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Microsoft Security Bulletin MS14-014 - Important

Vulnerability in Silverlight Could Allow Security Feature Bypass (2932677)

Published: March 11, 2014

Version: 1.0

General Information

Executive Summary

This security update resolves a privately reported vulnerability in Microsoft Silverlight. The vulnerability could allow security feature bypass if an attacker hosts a website that contains specially crafted Silverlight content that is designed to exploit the vulnerability, and then convinces a user to view the website. In all cases, however, an attacker would have no way to force users to visit a website. Instead, an attacker would have to convince users to visit a website, typically by getting them to click a link in an email message or in an Instant Messenger message that takes them to the attacker's website. It could also be possible to display specially crafted web content by using banner advertisements or by using other methods to deliver web content to affected systems.

This security update is rated Important for Microsoft Silverlight 5 and Microsoft Silverlight 5 Developer Runtime when installed on Mac and all supported releases of Microsoft Windows. For more information, see the subsection, Affected and Non-Affected Software, in this section.

The security update upgrades previous versions of Silverlight to Silverlight version 5.1.30214.0, which is the first version of Silverlight 5 that is not affected by the vulnerability. The update addresses the vulnerability by modifying functionality to maintain the integrity of DEP (Data Execution Prevention) and Address Space Layout Randomization (ASLR) in Silverlight. For more information about the vulnerability, see the Frequently Asked Questions (FAQ) subsection under the next section, Vulnerability Information.

Recommendation. Most customers have automatic updating enabled and will not need to take any action because this security update will be downloaded and installed automatically. Customers who have not enabled automatic updating need to check for updates and install this update manually. For information about specific configuration options in automatic updating, see Microsoft Knowledge Base Article 294871.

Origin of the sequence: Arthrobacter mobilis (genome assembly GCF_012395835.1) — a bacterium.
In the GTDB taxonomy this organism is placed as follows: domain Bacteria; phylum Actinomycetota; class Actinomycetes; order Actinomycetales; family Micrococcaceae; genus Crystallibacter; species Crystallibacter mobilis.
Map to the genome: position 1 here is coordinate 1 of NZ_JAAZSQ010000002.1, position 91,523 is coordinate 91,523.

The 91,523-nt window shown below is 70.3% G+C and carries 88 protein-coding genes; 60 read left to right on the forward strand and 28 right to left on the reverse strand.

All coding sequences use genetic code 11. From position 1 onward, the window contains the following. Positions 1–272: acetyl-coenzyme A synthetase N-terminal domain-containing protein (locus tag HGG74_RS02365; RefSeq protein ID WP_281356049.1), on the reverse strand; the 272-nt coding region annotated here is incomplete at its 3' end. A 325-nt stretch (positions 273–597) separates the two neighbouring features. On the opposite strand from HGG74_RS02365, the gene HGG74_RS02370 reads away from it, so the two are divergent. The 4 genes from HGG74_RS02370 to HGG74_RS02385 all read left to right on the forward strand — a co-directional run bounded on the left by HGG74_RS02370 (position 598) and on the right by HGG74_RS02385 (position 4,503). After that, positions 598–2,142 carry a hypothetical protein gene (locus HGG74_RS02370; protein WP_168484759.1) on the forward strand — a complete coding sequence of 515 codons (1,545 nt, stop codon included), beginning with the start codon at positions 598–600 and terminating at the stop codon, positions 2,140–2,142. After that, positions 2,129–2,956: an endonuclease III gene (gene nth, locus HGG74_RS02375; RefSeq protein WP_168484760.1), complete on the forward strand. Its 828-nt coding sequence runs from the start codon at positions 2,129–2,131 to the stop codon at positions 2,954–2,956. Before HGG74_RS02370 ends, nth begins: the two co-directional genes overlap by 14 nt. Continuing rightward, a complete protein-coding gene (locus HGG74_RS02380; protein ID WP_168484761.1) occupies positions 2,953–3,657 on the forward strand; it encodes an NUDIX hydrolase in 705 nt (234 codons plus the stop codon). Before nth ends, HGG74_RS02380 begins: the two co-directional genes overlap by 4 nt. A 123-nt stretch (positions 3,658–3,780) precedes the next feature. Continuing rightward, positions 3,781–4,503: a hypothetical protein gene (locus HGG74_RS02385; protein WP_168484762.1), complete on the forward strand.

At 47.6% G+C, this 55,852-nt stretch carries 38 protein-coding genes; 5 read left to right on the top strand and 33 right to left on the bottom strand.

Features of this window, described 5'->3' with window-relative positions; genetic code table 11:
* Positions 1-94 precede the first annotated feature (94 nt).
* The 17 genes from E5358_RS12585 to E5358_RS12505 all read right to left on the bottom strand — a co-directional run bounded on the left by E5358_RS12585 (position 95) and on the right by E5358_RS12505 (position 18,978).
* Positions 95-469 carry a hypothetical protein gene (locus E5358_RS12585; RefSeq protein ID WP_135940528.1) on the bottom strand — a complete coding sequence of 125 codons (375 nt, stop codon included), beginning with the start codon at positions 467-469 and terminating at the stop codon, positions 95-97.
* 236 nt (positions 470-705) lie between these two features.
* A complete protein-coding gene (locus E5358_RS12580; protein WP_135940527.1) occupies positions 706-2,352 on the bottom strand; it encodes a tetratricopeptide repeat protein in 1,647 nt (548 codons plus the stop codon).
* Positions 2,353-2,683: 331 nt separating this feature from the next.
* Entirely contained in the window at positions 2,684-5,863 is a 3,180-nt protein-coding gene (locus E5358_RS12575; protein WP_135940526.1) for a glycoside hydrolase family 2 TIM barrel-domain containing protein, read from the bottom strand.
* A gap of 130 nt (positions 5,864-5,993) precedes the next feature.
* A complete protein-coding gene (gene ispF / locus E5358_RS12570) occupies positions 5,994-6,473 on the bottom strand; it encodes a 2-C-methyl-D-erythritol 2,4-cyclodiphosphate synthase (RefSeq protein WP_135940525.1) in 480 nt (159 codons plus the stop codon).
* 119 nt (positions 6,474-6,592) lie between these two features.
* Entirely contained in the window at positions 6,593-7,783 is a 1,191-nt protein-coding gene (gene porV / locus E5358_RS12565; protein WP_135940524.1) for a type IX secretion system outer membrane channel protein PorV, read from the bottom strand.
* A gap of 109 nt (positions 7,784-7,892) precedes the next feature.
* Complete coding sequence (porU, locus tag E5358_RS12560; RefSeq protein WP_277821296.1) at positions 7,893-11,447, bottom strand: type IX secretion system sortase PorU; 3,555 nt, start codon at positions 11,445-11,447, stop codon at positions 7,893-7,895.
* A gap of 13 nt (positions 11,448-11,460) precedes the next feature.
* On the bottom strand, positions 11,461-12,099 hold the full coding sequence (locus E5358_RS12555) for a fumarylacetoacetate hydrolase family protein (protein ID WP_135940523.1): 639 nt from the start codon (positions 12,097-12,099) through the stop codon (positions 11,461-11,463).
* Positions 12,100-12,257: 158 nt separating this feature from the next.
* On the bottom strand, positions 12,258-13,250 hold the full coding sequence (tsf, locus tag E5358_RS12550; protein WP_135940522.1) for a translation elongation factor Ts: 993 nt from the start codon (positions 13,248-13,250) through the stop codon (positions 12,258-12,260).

For administrators and enterprise installations, or end users who want to install this security update manually, Microsoft recommends that customers apply the update at the earliest using update management software, or by checking for updates using the Microsoft Update service.

See also the section, Detection and Deployment Tools and Guidance, later in this bulletin.

Knowledge Base Article

  • Knowledge Base Article: 2932677
  • File information: Yes
  • SHA1/SHA2 hashes: Yes
  • Known Issues: None

 

The following software has been tested to determine which versions or editions are affected. Other versions or editions are either past their support life cycle or are not affected. To determine the support life cycle for your software version or edition, see Microsoft Support Lifecycle.

Affected Software 

Operating System

Maximum Security Impact

Aggregate Severity Rating

Updates Replaced

Microsoft Silverlight 5

Microsoft Silverlight 5 when installed on Mac
(2932677)

Security Feature Bypass

Important

2890788 in MS13-087

Microsoft Silverlight 5 Developer Runtime when installed on Mac
(2932677)

Security Feature Bypass

Important

2890788 in MS13-087

Microsoft Silverlight 5 when installed on all supported releases of Microsoft Windows clients
(2932677)

Security Feature Bypass

Important

2890788 in MS13-087

Microsoft Silverlight 5 Developer Runtime when installed on all supported releases of Microsoft Windows clients
(2932677)

Security Feature Bypass

Important

2890788 in MS13-087

Microsoft Silverlight 5 when installed on all supported releases of Microsoft Windows servers
(2932677)

Security Feature Bypass

Important

2890788 in MS13-087

Microsoft Silverlight 5 Developer Runtime when installed on all supported releases of Microsoft Windows servers
(2932677)

Security Feature Bypass

Important

2890788 in MS13-087

 

Which web browsers support Microsoft Silverlight applications? 
In order to run Microsoft Silverlight applications, most web browsers, including Microsoft Internet Explorer, require Microsoft Silverlight to be installed and the corresponding plug-in to be enabled. For more information about Microsoft Silverlight, see the official site, Microsoft Silverlight. Please refer to the documentation of your browser to learn more about how to disable or remove plug-ins.